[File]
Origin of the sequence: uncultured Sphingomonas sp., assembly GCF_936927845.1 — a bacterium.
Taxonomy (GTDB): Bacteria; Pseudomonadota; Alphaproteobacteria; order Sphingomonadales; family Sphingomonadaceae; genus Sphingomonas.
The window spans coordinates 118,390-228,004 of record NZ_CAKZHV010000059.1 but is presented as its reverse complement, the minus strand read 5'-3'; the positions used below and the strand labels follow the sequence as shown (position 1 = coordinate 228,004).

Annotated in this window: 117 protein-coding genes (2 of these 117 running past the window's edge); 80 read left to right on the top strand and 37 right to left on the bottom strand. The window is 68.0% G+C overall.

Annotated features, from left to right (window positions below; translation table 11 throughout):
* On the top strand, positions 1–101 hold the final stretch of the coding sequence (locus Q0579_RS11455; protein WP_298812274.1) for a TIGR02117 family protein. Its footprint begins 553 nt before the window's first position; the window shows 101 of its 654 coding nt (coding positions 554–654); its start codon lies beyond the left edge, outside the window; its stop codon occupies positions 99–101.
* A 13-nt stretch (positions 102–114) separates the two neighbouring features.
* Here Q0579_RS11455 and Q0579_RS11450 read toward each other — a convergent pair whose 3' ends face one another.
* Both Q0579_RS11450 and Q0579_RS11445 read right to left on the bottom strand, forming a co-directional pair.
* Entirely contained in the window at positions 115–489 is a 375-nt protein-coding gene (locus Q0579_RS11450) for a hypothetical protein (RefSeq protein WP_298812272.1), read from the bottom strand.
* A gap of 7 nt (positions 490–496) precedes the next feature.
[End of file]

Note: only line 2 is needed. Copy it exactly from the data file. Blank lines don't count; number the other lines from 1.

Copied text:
Taxonomy (GTDB): Bacteria; Pseudomonadota; Alphaproteobacteria; order Sphingomonadales; family Sphingomonadaceae; genus Sphingomonas.